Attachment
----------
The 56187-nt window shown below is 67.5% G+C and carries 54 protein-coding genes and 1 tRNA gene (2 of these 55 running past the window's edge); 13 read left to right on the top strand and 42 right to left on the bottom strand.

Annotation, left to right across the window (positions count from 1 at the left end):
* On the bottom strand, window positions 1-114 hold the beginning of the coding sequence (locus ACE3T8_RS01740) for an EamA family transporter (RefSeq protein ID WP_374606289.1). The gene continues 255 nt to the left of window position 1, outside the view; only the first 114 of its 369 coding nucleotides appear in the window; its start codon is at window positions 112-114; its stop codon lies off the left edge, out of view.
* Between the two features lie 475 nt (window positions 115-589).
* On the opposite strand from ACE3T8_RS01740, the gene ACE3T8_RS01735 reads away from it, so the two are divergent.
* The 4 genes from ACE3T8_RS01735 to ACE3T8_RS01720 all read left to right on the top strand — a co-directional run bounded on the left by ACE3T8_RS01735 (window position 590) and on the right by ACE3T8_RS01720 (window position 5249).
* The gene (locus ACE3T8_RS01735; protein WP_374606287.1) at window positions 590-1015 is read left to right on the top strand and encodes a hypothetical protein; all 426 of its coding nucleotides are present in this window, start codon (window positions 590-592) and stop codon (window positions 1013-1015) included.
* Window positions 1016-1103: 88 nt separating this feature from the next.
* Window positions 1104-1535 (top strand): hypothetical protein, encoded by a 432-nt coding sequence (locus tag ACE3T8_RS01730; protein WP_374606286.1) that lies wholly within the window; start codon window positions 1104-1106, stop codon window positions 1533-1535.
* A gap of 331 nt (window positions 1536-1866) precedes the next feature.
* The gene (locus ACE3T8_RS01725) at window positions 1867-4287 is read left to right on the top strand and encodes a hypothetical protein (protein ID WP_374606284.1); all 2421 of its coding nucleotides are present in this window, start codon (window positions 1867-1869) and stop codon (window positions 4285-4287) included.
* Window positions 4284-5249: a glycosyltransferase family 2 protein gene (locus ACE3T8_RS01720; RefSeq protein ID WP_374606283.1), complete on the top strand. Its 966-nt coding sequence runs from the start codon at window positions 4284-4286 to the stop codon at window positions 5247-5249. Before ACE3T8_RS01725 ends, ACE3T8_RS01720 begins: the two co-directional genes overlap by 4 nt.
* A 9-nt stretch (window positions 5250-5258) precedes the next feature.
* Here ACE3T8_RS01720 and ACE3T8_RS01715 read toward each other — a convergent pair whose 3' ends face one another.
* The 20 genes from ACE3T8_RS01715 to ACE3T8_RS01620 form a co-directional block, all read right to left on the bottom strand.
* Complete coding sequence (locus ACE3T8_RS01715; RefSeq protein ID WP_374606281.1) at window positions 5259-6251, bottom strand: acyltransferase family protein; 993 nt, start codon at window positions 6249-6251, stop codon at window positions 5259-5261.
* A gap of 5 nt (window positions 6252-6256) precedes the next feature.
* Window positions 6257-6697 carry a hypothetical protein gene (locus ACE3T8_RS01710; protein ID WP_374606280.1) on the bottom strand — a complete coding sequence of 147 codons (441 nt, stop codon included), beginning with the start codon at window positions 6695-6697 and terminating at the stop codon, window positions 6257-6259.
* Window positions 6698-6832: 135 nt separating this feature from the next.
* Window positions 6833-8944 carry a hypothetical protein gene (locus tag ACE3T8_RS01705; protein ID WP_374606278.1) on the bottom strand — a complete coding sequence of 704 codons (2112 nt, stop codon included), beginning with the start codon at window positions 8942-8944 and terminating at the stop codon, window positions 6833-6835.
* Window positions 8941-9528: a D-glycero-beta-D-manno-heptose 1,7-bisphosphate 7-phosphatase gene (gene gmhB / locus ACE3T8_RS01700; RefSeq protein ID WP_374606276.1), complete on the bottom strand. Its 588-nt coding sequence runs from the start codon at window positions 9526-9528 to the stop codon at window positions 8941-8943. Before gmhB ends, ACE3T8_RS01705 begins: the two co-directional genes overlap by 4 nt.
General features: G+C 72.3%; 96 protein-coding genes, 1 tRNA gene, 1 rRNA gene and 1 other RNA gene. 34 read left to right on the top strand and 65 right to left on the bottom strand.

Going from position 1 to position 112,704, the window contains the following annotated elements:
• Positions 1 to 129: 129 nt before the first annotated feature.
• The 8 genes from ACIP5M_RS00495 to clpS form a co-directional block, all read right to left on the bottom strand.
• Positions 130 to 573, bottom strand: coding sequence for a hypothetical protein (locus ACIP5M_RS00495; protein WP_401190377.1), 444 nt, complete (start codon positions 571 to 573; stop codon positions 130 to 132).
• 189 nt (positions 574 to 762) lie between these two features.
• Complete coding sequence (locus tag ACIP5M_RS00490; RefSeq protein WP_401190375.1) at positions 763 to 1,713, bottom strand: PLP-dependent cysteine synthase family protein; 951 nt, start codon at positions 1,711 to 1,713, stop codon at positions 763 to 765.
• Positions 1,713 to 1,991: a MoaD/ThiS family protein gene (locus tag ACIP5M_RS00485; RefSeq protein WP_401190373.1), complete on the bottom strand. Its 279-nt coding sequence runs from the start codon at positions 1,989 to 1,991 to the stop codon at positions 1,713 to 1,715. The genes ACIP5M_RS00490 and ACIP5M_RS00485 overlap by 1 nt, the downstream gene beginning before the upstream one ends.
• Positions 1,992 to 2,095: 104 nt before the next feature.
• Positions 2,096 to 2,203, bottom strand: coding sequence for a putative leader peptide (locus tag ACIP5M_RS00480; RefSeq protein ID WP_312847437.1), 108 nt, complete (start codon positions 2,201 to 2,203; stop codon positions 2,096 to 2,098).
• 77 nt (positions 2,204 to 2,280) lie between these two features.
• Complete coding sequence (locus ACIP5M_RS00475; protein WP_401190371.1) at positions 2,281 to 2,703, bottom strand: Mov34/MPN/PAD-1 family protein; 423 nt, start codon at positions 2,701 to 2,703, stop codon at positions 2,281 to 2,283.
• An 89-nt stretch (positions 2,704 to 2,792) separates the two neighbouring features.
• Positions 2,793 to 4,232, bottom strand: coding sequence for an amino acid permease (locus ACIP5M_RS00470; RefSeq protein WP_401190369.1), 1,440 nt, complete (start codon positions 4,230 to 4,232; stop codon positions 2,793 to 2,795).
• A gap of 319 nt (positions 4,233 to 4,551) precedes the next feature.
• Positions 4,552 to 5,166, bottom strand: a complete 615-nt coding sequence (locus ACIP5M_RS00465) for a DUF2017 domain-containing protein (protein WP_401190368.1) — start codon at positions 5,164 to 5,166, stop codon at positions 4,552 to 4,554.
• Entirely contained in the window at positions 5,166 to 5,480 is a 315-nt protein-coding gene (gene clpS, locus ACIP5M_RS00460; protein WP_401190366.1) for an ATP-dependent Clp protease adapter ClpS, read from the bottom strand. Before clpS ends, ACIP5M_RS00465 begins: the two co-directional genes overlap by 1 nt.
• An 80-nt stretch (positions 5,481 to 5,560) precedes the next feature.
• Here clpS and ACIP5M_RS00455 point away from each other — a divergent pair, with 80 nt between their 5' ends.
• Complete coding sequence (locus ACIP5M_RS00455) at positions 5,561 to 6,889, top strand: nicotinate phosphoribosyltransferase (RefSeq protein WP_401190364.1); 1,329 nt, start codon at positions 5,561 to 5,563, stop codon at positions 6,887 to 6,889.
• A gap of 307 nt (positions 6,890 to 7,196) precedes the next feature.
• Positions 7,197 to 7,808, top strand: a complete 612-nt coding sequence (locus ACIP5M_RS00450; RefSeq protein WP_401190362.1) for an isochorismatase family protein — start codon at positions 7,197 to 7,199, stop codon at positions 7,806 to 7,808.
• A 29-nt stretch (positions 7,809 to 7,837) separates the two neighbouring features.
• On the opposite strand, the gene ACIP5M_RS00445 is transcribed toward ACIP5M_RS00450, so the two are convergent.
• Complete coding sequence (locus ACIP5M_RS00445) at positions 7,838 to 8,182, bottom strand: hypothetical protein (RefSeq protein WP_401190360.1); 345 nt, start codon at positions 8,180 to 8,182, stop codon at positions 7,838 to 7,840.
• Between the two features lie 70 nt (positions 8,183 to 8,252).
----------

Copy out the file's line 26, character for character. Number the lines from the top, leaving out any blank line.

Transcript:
• Positions 130 to 573, bottom strand: coding sequence for a hypothetical protein (locus ACIP5M_RS00495; protein WP_401190377.1), 444 nt, complete (start codon positions 571 to 573; stop codon positions 130 to 132).